Dual constant-flux energy cascades to both large scales and small scales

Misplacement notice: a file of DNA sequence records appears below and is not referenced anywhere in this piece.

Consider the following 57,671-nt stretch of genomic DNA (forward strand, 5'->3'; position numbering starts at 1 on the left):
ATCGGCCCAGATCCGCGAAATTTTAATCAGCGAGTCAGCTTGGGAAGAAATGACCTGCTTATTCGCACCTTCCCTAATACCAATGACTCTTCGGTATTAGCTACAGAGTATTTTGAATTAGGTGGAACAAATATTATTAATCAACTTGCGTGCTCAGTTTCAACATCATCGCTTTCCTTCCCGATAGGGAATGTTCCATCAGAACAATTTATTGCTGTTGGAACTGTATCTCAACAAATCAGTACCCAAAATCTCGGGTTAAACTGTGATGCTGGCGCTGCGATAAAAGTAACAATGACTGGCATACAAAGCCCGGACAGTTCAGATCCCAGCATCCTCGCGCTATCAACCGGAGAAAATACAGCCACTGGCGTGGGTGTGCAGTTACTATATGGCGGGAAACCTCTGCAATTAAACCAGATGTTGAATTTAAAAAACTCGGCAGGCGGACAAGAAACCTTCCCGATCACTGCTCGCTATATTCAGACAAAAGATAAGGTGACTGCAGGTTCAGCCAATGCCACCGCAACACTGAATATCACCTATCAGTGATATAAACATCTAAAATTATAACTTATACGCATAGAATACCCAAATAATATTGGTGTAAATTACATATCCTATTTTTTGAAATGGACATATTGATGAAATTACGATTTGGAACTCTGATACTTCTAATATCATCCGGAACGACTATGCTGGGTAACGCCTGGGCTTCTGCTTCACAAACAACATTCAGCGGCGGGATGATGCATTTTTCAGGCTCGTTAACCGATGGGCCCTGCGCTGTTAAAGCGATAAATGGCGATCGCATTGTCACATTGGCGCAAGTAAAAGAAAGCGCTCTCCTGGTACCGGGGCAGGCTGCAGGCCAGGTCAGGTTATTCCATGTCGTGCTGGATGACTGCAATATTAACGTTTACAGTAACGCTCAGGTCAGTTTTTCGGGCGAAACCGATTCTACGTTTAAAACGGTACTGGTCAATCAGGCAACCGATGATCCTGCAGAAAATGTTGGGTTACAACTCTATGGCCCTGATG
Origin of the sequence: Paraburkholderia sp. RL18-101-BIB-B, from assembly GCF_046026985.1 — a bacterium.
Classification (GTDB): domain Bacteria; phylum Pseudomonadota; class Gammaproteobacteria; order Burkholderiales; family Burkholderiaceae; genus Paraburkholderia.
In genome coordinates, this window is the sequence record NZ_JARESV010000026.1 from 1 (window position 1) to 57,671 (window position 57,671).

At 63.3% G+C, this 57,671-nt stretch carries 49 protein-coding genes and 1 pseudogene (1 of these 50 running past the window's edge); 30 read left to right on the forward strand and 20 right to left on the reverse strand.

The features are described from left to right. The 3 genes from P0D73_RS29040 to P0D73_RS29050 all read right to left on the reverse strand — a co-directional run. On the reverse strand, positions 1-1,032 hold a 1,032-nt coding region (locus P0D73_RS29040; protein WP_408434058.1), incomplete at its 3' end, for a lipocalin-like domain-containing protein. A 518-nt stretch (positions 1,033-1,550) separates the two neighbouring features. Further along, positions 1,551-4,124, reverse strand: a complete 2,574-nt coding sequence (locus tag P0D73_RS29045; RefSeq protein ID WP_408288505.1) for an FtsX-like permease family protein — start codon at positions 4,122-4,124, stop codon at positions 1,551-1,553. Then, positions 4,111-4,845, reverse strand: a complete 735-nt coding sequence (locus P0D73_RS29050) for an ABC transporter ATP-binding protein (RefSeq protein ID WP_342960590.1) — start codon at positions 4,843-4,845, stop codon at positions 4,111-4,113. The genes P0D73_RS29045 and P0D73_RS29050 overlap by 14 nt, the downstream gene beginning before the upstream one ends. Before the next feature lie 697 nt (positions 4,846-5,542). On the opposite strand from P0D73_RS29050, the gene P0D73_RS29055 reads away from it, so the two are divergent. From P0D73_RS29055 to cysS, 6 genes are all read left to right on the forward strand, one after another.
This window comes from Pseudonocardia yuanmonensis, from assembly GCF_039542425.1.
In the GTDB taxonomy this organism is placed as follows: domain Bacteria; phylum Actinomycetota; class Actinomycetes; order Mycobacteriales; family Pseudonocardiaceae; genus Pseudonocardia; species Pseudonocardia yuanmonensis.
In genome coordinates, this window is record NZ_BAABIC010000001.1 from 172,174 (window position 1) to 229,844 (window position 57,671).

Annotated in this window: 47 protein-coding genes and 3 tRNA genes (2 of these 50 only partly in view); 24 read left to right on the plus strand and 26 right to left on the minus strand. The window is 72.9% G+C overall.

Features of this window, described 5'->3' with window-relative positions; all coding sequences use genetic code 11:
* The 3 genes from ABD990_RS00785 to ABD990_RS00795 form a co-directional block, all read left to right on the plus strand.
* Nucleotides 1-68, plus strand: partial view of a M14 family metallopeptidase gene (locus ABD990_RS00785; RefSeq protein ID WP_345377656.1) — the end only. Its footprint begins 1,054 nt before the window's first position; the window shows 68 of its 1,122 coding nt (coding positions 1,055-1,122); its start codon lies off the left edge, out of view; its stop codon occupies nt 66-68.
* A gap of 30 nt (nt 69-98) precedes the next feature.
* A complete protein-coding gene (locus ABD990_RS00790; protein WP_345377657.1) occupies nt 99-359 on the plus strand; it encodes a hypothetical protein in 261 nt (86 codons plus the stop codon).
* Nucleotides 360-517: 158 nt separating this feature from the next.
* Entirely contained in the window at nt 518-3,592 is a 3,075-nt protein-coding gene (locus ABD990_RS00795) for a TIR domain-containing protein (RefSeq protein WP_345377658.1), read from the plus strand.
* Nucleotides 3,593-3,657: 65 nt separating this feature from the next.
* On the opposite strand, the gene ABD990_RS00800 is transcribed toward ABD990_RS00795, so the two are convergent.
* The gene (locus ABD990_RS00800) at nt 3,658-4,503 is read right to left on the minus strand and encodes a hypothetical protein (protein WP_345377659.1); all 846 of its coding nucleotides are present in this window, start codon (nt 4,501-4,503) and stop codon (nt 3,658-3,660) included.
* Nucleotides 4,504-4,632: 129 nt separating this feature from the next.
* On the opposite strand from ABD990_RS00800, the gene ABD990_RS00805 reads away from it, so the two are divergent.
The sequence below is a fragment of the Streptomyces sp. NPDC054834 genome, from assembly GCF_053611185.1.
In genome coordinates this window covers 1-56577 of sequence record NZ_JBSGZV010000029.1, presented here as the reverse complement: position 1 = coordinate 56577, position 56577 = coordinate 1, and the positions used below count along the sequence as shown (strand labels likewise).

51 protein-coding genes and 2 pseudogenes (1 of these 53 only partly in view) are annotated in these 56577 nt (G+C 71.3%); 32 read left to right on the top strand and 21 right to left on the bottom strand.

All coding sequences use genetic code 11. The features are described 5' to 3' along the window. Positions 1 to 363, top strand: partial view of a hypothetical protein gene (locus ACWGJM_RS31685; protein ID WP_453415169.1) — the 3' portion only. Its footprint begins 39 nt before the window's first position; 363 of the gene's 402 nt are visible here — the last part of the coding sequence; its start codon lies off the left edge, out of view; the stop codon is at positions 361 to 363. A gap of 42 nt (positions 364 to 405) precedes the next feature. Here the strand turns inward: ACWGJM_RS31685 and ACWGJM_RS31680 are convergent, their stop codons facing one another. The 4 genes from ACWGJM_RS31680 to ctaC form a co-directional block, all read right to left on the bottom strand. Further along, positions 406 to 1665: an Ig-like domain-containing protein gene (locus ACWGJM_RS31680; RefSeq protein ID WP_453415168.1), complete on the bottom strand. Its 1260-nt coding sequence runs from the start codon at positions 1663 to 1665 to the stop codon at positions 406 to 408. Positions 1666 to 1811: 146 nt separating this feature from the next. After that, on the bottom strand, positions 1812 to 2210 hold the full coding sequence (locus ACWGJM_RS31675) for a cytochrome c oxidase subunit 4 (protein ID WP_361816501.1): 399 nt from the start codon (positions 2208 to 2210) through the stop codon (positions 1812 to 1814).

In this paper, we present an overview of concepts and data concerning inverse cascades of excitation towards scales larger than the forcing scale in a variety of contexts, from two-dimensional fluids and wave turbulence to geophysical flows in the presence of rotation and stratification. We briefly discuss the role of anisotropy in the occurrence and properties of such cascades. We then show that the cascade of some invariant, for example, the total energy, may be transferred through nonlinear interactions to both the small scales and the large scales, with in each case a constant flux. This is in contrast to the classical picture, and we illustrate such a dual cascade in the context of atmospheric and oceanic observations, direct numerical simulations, and modeling. We also show that this dual cascade of total energy can in fact be decomposed in some cases into separate cascades of the kinetic and potential energies, provided the Froude and Rossby numbers are small enough. In all cases, the potential energy flux remains small, of the order of 10% or less relative to the kinetic energy flux. Finally, we demonstrate that, in the small-scale inertial range, approximate equipartition between potential and kinetic modes is obtained, leading to an energy ratio close to one, with strong departure at large scales due to the dominant kinetic energy inverse cascade and piling-up at the lowest spatial frequency and at small scales due to unbalanced dissipation processes, even though the Prandtl number is equal to one.